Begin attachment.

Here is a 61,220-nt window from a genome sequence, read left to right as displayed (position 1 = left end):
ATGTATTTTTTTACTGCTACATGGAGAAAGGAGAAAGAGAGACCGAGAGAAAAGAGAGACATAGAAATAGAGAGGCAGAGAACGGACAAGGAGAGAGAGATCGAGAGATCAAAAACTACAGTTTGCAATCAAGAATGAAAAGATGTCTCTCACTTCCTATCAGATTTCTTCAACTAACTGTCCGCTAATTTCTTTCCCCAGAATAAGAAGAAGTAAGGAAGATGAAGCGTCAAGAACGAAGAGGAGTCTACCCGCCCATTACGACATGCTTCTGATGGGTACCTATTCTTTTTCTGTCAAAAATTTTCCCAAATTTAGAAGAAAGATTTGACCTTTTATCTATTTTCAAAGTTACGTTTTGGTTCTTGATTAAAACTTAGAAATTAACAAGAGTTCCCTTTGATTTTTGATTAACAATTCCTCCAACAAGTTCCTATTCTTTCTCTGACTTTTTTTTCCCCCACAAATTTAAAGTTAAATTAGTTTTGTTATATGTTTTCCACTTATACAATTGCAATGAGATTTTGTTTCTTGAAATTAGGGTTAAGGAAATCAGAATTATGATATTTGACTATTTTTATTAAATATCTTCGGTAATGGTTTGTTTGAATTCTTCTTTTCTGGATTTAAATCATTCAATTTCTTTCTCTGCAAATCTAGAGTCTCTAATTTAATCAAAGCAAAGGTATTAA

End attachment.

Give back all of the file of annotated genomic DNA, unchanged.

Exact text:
Here is a 61,220-nt window from a genome sequence, read left to right as displayed (position 1 = left end):
ATGTATTTTTTTACTGCTACATGGAGAAAGGAGAAAGAGAGACCGAGAGAAAAGAGAGACATAGAAATAGAGAGGCAGAGAACGGACAAGGAGAGAGAGATCGAGAGATCAAAAACTACAGTTTGCAATCAAGAATGAAAAGATGTCTCTCACTTCCTATCAGATTTCTTCAACTAACTGTCCGCTAATTTCTTTCCCCAGAATAAGAAGAAGTAAGGAAGATGAAGCGTCAAGAACGAAGAGGAGTCTACCCGCCCATTACGACATGCTTCTGATGGGTACCTATTCTTTTTCTGTCAAAAATTTTCCCAAATTTAGAAGAAAGATTTGACCTTTTATCTATTTTCAAAGTTACGTTTTGGTTCTTGATTAAAACTTAGAAATTAACAAGAGTTCCCTTTGATTTTTGATTAACAATTCCTCCAACAAGTTCCTATTCTTTCTCTGACTTTTTTTTCCCCCACAAATTTAAAGTTAAATTAGTTTTGTTATATGTTTTCCACTTATACAATTGCAATGAGATTTTGTTTCTTGAAATTAGGGTTAAGGAAATCAGAATTATGATATTTGACTATTTTTATTAAATATCTTCGGTAATGGTTTGTTTGAATTCTTCTTTTCTGGATTTAAATCATTCAATTTCTTTCTCTGCAAATCTAGAGTCTCTAATTTAATCAAAGCAAAGGTATTAA